Friday, May 25, 2012

Who Is Brett Kimberlin?

Among other things, he's a convicted felon.
Even before his release from prison 10 years ago, Brett Kimberlin had learned a lesson that has served him well: If you publicly accuse a well-known political figure of crimes or misdeeds -- even without proof -- publicity and money will follow.

Kimberlin, a convicted bomber and drug dealer, learned that lesson in 1988, when he claimed from his prison cell that he had been Dan Quayle’s marijuana dealer in college. The claim got a lot of attention because Quayle was running for vice president of the United States at the time.

Now, 22 years later, Kimberlin has taken that lesson and made unfounded accusations a profession of sorts. Using two popular leftist blogs, the 56-year-old from Bethesda, Md., has raised hundreds of thousands of dollars from the public and left-leaning foundations by promising to put conservatives he disagrees with in jail, often with offers of large rewards. So far -- without success -- he has called for the arrest of Karl Rove, Andrew Breitbart, Chamber of Commerce head Tom Donohue, Massey Energy Chairman Don Blankenship and other high-profile public figures.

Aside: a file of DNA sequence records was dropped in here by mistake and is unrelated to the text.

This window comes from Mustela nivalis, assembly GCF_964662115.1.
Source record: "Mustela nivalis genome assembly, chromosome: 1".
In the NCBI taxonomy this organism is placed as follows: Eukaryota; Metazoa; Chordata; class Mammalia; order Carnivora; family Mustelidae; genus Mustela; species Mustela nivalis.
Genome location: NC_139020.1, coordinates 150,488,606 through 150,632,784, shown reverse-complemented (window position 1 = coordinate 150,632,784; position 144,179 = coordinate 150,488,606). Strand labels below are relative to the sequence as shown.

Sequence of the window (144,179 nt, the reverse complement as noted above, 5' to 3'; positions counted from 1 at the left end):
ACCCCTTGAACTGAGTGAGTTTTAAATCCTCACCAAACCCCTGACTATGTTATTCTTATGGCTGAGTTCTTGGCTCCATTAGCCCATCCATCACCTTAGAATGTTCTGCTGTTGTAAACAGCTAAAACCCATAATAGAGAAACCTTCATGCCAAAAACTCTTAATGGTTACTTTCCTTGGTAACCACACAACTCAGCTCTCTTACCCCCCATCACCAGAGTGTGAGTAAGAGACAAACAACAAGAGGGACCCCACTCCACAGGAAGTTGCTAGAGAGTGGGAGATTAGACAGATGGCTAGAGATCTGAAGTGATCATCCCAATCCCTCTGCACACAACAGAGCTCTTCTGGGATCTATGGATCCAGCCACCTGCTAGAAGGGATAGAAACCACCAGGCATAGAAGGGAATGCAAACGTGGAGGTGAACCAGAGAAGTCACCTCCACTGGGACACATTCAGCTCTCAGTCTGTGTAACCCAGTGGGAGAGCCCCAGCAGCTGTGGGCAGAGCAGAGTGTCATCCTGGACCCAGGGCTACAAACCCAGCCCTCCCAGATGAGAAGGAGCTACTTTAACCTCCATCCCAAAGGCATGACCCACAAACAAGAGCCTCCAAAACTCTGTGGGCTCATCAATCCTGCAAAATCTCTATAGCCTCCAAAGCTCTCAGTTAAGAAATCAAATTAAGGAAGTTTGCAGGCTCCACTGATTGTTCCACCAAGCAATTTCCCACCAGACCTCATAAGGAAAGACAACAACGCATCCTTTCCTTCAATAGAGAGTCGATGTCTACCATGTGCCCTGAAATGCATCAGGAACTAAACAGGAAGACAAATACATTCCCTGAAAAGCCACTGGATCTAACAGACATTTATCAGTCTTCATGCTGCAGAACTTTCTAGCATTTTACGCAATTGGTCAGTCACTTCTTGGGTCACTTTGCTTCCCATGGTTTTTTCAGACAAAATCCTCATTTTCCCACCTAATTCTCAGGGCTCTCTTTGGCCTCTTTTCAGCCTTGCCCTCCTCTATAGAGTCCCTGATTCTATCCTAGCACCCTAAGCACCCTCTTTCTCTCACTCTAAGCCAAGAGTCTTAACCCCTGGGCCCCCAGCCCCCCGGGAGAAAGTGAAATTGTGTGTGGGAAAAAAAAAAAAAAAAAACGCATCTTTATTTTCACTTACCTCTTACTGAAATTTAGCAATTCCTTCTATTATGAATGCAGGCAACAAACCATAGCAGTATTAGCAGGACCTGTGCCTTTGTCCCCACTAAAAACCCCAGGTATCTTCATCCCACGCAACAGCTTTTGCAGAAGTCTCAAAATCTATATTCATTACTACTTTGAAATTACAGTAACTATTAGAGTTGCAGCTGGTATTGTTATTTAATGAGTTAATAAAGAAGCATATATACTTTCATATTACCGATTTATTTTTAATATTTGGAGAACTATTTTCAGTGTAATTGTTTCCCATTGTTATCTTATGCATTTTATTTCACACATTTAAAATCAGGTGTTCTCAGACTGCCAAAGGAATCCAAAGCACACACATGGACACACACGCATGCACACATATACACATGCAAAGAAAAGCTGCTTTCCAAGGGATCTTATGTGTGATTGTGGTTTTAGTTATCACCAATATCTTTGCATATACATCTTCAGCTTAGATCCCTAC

A review of tax filings for Kimberlin's blogs, "Velvet Revolution" and "Justice Through Music," raises troubling questions about whether his "nonprofit" operations are dedicated to public activism -- or are just a new facade for a longtime con artist.

In the last radio interview Andrew Breitbart ever gave, on Hugh Hewitt’s radio show, Breitbart talked about a new ruthless tactic used by thugs against political opponents:
[O]ne of the things they’ve done to people who have worked with me in the past, including an L.A. prosecutor, is to “SWAT.” That means that they’re spoofing phones, pretending to be somebody else’s phone, calling 911, and saying “I killed somebody” and then the person’s home is met with the guns drawn, the SWAT and the helicopters, in a horrifying act. It’s happened twice: once in New Jersey, once in Los Angeles, with an L.A. County . . . prosecutor who [is] associated with me.”
I am that L.A. County prosecutor. And in this post, you’ll hear the hoax call that sent police to my house, pointing loaded guns at me.

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